We also told them they had to have a major with decent prospects of getting a financially self supporting job post college.
__________________
Even clouds seem bright and breezy, 'Cause the livin' is free and easy, See the rat race in a new way, Like you're wakin' up to a new day (Dr. Tarr and Professor Fether lyrics, Alan Parsons Project, based on an EA Poe story)
daylatedollarshort is online now   Reply With Quote
Old 04-21-2016, 01:18 PM   #9
Thinks s/he gets paid by the post
SecondCor521's Avatar
 
Join Date: Jun 2006
Location: Boise
Posts: 2,398
Quote:
Originally Posted by braumeister View Post
That's the key for me.
Why do you want to keep him from doing what he wants? Because that's the bottom line here as I see it.
Fair question.

I am concerned that his "gift" would come with strings attached, specifically any or all of the following:

1. The right to brag about his grandkids to such an excessive degree that he is living vicariously through them and taking away from their accomplishment and making it his.
2. The right to have undue influence or say on which colleges get applied to, which colleges are attended, what major is chosen, etc., especially the pressure to attend a more prestigious school or select a more prestigious major even if it is not the best fit for the kid.
3. The right to hang an asterisk on my FIRE accomplishment and imply that I couldn't have done it without him.
__________________
"At times the world can seem an unfriendly and sinister place, but believe us when we say there is much more good in it than bad. All you have to do is look hard enough, and what might seem to be a series of unfortunate events, may in fact be the first steps of a journey." Violet Baudelaire.
SecondCor521 is offline   Reply With Quote
Old 04-21-2016, 01:28 PM   #10
Give me a museum and I'll fill it. (Picasso)
Give me a forum ...
 
Join Date: Nov 2007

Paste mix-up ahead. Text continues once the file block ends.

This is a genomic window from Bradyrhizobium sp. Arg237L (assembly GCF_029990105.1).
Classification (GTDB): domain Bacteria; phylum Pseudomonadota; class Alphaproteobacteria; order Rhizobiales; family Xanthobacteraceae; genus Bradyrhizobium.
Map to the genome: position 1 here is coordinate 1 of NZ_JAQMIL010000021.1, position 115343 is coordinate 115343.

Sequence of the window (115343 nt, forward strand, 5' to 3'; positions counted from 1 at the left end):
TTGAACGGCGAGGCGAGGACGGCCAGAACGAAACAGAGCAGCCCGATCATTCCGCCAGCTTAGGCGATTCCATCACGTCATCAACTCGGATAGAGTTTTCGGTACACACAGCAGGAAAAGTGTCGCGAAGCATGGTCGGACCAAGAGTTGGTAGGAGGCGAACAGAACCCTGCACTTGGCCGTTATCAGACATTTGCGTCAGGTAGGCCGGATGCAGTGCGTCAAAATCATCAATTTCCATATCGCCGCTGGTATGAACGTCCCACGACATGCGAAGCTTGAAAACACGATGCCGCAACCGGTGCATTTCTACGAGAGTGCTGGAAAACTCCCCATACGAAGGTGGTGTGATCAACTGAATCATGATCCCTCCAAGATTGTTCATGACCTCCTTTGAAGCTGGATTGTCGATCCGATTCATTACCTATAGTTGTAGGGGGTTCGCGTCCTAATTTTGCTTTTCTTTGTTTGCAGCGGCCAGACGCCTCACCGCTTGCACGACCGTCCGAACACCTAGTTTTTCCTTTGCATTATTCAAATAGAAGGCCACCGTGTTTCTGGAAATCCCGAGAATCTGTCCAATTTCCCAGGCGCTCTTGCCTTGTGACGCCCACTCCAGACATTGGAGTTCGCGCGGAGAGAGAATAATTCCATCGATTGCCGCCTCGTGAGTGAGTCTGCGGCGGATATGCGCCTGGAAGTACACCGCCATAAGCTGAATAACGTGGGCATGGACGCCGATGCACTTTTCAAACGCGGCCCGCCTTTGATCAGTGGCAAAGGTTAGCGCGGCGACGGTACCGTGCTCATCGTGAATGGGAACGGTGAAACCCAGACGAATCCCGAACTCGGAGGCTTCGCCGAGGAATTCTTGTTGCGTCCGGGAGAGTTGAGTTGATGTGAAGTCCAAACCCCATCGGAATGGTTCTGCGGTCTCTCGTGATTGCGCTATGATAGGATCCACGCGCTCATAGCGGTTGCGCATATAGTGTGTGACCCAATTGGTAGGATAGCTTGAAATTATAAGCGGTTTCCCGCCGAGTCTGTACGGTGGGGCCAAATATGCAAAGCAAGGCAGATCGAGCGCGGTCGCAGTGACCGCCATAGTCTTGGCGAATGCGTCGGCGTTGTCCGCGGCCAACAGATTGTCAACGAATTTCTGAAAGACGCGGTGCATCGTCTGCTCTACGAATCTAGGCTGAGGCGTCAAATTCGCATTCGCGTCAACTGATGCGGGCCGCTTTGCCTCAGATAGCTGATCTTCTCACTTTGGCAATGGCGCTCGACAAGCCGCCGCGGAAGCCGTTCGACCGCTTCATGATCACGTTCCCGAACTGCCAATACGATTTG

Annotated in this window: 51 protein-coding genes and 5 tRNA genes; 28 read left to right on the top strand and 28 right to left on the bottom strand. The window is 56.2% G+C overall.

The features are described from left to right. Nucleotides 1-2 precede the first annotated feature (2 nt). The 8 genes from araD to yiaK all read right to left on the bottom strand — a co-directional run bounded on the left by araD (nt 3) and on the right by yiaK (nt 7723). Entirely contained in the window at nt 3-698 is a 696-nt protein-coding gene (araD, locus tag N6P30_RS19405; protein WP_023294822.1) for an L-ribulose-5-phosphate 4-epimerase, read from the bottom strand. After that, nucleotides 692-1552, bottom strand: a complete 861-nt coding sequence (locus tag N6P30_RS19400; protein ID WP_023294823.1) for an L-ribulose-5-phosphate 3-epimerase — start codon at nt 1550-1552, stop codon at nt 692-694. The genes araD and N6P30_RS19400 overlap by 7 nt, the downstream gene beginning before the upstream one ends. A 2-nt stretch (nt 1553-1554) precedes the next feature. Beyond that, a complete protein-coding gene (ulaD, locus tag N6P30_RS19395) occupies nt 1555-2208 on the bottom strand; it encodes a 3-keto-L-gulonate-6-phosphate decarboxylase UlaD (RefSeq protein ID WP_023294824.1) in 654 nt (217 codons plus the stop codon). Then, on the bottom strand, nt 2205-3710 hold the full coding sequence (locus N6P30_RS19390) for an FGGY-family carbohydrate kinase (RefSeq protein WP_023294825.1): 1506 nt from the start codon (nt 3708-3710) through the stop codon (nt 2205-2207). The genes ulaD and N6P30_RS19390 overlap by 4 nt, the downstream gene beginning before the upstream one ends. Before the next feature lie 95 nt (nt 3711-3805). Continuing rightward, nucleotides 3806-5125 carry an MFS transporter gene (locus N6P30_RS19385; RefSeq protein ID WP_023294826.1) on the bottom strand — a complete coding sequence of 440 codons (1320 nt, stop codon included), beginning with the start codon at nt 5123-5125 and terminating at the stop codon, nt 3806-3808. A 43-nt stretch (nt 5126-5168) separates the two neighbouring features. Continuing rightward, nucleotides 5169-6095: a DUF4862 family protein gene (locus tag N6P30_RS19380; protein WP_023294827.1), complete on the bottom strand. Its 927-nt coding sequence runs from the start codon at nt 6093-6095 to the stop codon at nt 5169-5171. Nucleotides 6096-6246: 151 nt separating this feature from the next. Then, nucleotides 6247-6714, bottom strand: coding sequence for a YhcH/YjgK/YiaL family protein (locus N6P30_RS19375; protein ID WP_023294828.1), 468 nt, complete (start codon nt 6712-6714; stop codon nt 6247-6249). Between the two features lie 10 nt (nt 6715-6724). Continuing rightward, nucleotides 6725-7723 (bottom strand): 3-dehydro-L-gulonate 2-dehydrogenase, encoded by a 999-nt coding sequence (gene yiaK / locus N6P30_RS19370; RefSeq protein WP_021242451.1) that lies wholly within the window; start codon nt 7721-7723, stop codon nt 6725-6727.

Posts: 7,526
2cor, I agree with your general take on college; costs matter, you should get value for moneys paid; ivy isn't necessarily worth the money, etc.

I'd keep your full (basic) ride on the table for your kids. What a great head start in adult life to have a four year degree, no need to work during college (but they may work anyway for beer money) and zero debt.

And let them know your father's offer of money is out there. They can make arrangements with him. I wouldn't see it as a cop out - it's your father's money so let him do what he wants with it.

I would probably discuss with your father whether the money could be offered to your kids as a lump sum with the choice to take it and use it on more expensive undergrad or further education in grad school, or alternatively use it to start a new biz, down payment for a house, gap year bumming around Europe, etc. I think that is a more fair way to allocate gift money among offspring than forcing $ to be spent on a gold-plated education when a solid steel education might be 99% as good at a fraction of the cost.
__________________
Retired in 2013 at age 33. Keeping busy reading, blogging, relaxing, gaming, and enjoying the outdoors with my wife and 3 kids (5, 11, and 12).